On the folly of becoming the “product expert”

This post by Charity Majors of Honeycomb popped up in my feed today, and really resonated relative to our somewhat in-bred world of process automation. She is talking about the need to move between software development teams in order to keep building skills, even if it means that you move from a “comfortable” position as the project expert to a newbie role:

There is a world of distance between being expert in this system and being an actual expert in your chosen craft. The second is seniority; the first is merely .. familiarity

I see this a lot with people becoming technical experts at a particular vendor product, when it’s really a matter of familiarity with the product rather than a superior skill at application development or even process automation technology. Being dedicated to a single product means that you think about solving problems in the context of that product, not about how process automation problems in general could be solved with a wider variety of technology. Dedication to a single product may make you a better technician but does not make you a senior engineer/architect.

Majors uses a great analogy of escalators: becoming an expert on one project (or product) is like riding one long escalator. When you get to the top, you either plateau out, or move laterally and start another escalator ride from its bottom up to the next level. Considering this with vendor products in our area, this would be like building expertise in IBM BPM for a couple of years, then moving to building Bizagi expertise for a couple of years, then moving to Camunda for a couple of years. At the end of this, you would have an incredibly broad knowledge of how to solve process automation projects on a variety of different platforms, which makes you much more capable of making the type of decisions at the senior architecture and design level.

This broader knowledge base also reduces risk: if one vendor product falls out of favor in the market, you can shift to others that are already in your portfolio. More importantly, because you already understand how a number of different products work, it’s easier to take on a completely new product. Even if that means starting at the bottom of another escalator.

4 thoughts on “On the folly of becoming the “product expert””

  1. Sandy – there are several great points in this post (and the linked one!).
    This myopia is one of the reasons that while we started our business (BP3) focused on one process engine/suite, we never thought of ourselves as “just that.” We always had an eye toward other products and approaches and understanding them, and delivering successful projects to production with them. It’s why software vendors’ marketing materials aren’t the first thing you see on our site. Probably it has cost us some growth at times, certainly it makes relationships more complicated with our software vendors – as it does any time you have friends who are competitors – but I think for us that path was worth it.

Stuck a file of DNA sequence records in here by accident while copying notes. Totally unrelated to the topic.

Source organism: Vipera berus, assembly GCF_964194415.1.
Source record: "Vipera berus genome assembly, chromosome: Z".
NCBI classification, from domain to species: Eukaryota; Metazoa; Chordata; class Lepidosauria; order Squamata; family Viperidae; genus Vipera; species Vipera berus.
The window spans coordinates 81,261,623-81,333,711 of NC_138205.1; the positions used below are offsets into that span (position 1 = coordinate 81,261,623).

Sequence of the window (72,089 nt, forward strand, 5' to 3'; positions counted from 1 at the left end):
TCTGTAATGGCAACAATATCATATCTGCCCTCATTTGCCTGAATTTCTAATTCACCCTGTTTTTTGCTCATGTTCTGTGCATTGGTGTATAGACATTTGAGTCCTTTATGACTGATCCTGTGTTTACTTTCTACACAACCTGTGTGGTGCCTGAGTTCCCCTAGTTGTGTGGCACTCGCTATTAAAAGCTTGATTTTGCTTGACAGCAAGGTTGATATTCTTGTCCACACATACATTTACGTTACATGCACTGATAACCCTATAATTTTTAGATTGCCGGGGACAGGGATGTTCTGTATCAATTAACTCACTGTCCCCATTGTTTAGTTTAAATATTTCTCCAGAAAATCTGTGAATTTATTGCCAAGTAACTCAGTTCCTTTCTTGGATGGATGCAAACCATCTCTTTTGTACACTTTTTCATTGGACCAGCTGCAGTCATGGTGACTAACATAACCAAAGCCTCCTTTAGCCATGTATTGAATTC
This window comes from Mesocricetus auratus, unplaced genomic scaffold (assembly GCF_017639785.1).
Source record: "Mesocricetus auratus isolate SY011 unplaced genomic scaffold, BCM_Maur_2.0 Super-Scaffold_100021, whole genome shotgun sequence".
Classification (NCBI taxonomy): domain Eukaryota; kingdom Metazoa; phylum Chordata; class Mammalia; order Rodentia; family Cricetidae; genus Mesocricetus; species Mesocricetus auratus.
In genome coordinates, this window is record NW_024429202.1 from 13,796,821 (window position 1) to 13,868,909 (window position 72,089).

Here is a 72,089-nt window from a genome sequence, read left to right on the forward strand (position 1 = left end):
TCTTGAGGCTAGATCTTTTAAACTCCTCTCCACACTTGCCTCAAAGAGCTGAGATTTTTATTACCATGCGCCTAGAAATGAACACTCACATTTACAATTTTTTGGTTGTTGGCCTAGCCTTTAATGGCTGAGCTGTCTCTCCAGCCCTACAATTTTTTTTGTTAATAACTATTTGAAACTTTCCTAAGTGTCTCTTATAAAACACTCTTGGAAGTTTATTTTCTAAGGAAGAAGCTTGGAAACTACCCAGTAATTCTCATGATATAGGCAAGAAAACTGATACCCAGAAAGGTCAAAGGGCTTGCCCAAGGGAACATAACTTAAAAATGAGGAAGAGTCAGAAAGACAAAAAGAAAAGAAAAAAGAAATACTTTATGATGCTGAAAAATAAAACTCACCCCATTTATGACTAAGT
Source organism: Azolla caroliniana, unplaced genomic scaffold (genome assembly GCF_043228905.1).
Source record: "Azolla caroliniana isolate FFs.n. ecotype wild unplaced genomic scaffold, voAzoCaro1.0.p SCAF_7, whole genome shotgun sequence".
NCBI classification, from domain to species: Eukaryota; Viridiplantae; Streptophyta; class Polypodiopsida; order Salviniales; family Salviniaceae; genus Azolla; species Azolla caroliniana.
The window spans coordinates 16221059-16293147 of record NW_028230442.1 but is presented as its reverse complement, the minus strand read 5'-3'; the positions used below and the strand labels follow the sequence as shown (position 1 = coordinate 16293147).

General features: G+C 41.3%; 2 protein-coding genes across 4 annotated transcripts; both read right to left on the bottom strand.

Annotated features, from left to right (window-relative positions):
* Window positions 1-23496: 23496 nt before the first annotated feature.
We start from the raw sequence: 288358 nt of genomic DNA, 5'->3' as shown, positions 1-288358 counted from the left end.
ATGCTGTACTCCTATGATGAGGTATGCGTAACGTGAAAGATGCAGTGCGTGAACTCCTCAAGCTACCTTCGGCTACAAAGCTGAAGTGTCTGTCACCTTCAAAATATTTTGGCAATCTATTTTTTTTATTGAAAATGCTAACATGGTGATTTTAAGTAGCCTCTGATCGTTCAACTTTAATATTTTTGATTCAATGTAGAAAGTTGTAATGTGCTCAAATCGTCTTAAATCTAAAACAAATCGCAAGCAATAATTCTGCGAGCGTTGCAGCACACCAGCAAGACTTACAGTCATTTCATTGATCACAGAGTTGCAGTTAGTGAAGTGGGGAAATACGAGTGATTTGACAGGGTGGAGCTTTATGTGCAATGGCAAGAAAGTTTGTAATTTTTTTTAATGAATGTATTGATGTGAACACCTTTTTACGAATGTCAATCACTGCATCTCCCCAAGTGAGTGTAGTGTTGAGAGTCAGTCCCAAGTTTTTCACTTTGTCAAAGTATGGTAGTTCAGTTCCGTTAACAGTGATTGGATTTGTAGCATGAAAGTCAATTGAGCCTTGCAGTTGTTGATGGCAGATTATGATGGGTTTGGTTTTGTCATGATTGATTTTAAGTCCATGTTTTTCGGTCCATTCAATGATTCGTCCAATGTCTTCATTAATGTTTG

A few other observations I would add:
    1. Every time we’ve worked with a new software company with their own flavor of process engine/solution, the software vendors vastly over-value familiarity vs. expertise. They want you to know what is on a drop down on some property sheet buried in their product, vs. understand how to design a process that will work well given the design of their software and its architecture. It doesn’t matter what product we use, we deliver projects to production and create happy reference-able clients. The things that make for happy clients are the expertise things 🙂 The things that make for smooth implementation effort sometimes chalk up to how quickly you can gain familiarity but it is not the highest order bit.

    2. there is real value in expertise + deep familiarity with a system. It is easy to discount that value, but having that person available who sees a snippet of log files and knows 3 different thing are wrong with your system, or who just by glancing at your work has a sense for where the major issues – these people are valuable and worth investing in if they’re on your team. (if they have deep familiarity, invest in the expertise to go with it, or vice versa).

    3. I’m sure there was a third thing, there always is. Enjoyed reading this!

    1. Scott, thanks for your insights — definitely BP3 is an example of taking the next escalator. 🙂

      Deep familiarity with a product is definitely a requirement for design and implementation. However, I would argue that these are technicians specializing in that product, not senior architects that can understand the broader issues. I see a lot of vendors’ professional services people who can tell you about the specific dropdown item in their product, but have no understanding of anything outside their product area, such as how to connect it up with other systems that the client has.

      1. “I see a lot of vendors’ professional services people who can tell you about the specific dropdown item in their product, but have no understanding of anything outside their product area, such as how to connect it up with other systems that the client has.”
        you are so right about that- we see it, too. sometimes I’m really surprised and then I have to remind myself that we have a broader approach to the context, there isn’t just one golden hammer, and that means we’re aware of all those other options and design patterns etc.

  2. I have to agree with your article. I personally had the same experience. I was the product manager of an inhouse developed ECM solution focusing on the construction industry. Throughout my career, I gained extensive knowledge in ECM concepts and modules but only how our system operates with limited market research. In the last two years, I started exploring in details top ECM solutions to widen my idea in this domain.


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